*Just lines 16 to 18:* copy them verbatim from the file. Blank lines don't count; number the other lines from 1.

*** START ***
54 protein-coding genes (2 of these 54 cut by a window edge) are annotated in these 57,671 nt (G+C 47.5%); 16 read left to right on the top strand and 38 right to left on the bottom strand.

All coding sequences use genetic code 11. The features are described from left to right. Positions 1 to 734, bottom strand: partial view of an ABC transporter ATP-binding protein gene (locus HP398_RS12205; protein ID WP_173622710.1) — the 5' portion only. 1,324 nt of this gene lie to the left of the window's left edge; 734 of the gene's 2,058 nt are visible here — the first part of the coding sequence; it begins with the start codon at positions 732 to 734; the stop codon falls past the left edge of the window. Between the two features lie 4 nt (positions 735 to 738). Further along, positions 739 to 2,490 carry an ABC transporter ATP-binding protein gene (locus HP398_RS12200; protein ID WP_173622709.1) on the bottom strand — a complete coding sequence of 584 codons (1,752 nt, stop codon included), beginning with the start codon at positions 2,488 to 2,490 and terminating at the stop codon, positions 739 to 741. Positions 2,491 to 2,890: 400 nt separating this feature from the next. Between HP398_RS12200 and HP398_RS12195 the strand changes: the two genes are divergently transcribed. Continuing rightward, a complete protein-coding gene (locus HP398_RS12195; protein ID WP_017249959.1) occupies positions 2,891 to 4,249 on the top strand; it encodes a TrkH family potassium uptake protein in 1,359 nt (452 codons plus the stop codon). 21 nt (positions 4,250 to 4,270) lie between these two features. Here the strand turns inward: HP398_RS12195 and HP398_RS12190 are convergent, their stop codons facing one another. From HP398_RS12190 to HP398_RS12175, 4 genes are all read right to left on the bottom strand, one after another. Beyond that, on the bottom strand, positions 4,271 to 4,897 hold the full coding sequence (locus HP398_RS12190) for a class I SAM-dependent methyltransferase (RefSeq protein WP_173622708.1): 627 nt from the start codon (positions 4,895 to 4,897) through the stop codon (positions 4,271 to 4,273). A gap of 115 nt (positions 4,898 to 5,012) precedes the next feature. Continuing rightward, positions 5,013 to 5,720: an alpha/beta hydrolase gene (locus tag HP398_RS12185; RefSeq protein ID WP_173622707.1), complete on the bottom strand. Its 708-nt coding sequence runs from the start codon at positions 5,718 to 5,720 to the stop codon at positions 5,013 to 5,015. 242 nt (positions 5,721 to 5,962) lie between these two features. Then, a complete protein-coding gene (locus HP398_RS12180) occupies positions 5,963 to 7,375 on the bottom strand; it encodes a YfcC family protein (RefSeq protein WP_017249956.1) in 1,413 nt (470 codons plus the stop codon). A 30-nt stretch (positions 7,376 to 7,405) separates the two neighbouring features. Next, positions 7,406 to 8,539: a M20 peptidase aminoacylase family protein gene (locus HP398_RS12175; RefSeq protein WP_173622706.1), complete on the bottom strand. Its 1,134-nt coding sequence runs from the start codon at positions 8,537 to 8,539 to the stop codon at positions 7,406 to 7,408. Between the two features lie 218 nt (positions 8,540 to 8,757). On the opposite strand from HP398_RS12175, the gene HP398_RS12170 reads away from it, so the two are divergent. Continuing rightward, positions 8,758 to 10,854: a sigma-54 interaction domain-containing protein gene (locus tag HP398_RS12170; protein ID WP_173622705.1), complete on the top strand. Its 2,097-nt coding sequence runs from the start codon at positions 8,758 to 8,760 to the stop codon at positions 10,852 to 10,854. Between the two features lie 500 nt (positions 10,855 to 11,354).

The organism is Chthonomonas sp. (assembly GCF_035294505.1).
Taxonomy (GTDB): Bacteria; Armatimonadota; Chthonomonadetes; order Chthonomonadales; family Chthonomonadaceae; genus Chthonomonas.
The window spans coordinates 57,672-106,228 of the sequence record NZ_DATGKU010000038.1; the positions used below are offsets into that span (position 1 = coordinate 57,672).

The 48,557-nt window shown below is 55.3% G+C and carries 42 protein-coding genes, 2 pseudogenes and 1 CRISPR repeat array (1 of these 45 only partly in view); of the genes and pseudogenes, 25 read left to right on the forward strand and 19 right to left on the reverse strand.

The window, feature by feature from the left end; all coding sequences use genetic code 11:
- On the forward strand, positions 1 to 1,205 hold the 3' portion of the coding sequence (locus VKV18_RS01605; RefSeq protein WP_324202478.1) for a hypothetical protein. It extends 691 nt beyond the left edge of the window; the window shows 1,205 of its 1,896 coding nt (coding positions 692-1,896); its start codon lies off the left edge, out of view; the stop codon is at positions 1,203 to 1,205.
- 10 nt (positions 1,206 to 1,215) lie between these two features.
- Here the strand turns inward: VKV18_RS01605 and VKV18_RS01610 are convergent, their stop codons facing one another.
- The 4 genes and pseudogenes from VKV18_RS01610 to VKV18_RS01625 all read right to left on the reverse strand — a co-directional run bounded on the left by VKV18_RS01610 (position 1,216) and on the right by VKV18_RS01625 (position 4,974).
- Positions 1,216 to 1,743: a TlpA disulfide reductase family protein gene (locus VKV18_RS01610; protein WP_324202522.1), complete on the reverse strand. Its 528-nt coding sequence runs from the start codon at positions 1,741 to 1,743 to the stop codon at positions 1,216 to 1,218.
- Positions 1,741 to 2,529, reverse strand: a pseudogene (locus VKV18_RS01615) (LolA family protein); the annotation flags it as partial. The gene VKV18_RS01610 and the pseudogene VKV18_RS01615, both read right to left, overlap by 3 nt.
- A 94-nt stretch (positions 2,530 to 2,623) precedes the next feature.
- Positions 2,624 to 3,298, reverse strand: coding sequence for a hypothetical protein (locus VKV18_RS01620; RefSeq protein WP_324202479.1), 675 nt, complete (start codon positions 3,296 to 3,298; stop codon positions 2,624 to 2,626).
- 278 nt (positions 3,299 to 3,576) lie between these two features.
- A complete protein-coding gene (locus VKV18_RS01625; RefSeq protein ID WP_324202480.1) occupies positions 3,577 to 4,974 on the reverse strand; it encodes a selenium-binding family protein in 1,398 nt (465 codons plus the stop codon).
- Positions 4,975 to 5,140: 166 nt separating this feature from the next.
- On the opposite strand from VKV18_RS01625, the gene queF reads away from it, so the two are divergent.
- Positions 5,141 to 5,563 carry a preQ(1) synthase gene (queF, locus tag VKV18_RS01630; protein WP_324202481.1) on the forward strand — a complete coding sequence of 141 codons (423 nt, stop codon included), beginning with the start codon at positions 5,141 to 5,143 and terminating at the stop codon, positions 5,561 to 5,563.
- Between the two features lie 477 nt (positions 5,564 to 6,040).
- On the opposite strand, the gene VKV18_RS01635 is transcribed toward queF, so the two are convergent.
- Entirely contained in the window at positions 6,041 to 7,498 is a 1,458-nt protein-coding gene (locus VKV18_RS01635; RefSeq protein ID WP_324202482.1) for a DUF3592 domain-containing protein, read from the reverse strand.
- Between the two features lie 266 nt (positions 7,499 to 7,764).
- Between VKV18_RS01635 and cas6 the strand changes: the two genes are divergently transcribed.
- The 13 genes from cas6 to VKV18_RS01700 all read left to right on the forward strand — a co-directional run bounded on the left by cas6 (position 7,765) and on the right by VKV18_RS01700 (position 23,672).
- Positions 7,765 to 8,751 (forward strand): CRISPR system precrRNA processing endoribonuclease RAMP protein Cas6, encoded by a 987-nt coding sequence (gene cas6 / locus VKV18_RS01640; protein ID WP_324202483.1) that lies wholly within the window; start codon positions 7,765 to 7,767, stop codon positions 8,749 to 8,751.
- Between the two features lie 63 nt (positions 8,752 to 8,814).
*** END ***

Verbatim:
- 278 nt (positions 3,299 to 3,576) lie between these two features.
- A complete protein-coding gene (locus VKV18_RS01625; RefSeq protein ID WP_324202480.1) occupies positions 3,577 to 4,974 on the reverse strand; it encodes a selenium-binding family protein in 1,398 nt (465 codons plus the stop codon).
- Positions 4,975 to 5,140: 166 nt separating this feature from the next.